When we arrived in Vienna the train station was unlike nothing I have ever seen. Police escorted travelers off the train and guided us to our destinations – the tourism office, the taxi queue, or the subway – while keeping the hundreds and hundreds of migrants in their designated areas. I had arrived in Vienna, five hours later than scheduled, but I was there and in one piece. In retrospect I wish I had taken pictures but the images of those ten minutes will be forever burned in my mind – people on what undoubtably was one of their worst days and me, enjoying my vacation.
Once in Vienna I headed to my hotel and checked into a beautiful room at the Hotel Kaiserin Elisabeth which was perfectly located in the heart of the 1st district. From there I got a bit of TSwift inspiration, shake it off, and rearranged my schedule for my time in Vienna after my crazy train journey. Even though the lovely bathtub had my name on it I decided to head off on a self-guided walking tour. I first visited St. Stephen’s Cathedral, as it was close to my hotel, and then began the tour of the first district at the Vienna State Opera.
From the opera house I wandered around the Innere Stadt passing many famous buildings including the Albertina Museum. This mini tour also included a visit to a very sobering monument against war and fascism literally on top of a site where hundreds had been buried alive in a WWII air raid which was paired with two massive columns the gate of violence and the opening to the concentration camps. Overall I was very impressed with how pretty the city was.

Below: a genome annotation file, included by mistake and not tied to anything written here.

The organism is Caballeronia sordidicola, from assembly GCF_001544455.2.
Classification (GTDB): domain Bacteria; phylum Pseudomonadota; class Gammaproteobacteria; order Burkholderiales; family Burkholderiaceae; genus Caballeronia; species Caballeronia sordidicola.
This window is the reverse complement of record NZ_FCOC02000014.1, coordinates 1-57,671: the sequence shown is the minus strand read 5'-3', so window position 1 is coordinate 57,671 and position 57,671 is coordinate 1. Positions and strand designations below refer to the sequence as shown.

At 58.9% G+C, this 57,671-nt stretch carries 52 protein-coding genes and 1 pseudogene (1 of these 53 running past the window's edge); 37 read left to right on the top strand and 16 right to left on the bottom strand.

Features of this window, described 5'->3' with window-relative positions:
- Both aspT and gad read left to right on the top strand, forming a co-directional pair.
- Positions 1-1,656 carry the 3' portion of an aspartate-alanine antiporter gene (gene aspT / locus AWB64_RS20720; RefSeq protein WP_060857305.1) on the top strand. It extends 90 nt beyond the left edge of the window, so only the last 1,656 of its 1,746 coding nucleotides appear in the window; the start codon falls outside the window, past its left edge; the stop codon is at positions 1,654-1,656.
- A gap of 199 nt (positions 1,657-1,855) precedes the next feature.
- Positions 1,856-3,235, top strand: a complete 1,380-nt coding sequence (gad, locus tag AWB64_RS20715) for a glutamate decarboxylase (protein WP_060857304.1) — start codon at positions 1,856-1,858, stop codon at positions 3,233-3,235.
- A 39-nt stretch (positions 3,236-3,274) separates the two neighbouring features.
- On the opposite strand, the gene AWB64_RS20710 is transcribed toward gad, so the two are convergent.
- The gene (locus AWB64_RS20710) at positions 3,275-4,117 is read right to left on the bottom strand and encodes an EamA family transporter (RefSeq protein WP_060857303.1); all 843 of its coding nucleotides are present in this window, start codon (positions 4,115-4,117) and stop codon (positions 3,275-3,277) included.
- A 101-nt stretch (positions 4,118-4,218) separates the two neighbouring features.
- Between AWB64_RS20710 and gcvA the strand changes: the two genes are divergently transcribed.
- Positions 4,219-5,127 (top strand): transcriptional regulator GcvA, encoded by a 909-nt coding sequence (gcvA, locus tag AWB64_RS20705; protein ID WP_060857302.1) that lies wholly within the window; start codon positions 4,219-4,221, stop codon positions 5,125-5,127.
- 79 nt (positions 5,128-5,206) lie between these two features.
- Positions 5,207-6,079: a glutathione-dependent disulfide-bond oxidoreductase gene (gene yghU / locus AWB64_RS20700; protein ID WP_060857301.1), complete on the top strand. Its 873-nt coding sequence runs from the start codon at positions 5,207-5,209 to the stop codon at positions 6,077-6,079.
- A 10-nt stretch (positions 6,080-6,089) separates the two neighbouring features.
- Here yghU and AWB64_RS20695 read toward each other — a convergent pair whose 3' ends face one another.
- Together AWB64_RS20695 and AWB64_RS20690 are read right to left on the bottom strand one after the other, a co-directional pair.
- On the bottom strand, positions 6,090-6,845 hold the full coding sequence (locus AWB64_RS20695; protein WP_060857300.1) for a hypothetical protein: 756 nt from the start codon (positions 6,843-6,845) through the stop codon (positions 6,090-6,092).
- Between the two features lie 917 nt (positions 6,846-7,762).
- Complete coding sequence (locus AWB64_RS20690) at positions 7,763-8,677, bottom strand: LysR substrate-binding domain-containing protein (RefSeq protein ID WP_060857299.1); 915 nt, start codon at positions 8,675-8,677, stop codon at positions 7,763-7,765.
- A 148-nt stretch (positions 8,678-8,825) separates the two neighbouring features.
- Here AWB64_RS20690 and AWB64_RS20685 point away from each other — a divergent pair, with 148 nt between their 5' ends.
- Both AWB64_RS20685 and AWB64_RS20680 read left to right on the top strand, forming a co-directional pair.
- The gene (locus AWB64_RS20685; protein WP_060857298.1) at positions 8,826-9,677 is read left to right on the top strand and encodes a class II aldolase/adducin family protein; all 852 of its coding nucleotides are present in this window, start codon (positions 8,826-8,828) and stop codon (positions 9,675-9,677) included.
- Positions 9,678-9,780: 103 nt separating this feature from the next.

After two hours of wandering I headed to Figlmüller, one the of the most famous restaurants in the city, known for their fantastic wiener schnitzel. When you are at a restaurant with a line out the door and the menu is taken over with the house speciality, you order the house speciality. Why would you order anything else? The traditional Figlmüller Schnitzel was quite delicious and much better than the one I had in Budapest.
After dinner I went back to my hotel and changed for the opera. I opted for a black long sleeve dress, subtle makeup, gold jewelry and black pumps for the evening performance. My experience at the Vienna State Opera was nothing short of magical. The building was old world perfection and when you see a performance, I was told, you get to go places the tour does not take you. I did not attend a traditional opera, rather I saw Solistenkonzert: Leo Nucci und seine Philharmonischen Freunde, a concert of classical opera songs and translated into English the performance was called Leo Nucci and his Philharmonic Friends.
During his two hour performance Leo Nucci was accompanied by six musicians and I quickly realized I have never seen master violinist perform live. It was incredible and I was in solid rapture for both 45-minute sets. The harpist also confirmed that I definitely want one at my wedding. During intermission I took a few photos and at the end of the opera I played the I-dont-speak-German card to have my picture taken on the beautiful green carpeted stairs of the Grand Hall. And there is no better way to say it then I was feeling my outfit so to make sure it was properly documented I also took a few selfies at my hotel for good measure.
What began as an awful day ended on amazing high note
and definitely makes for an interesting story!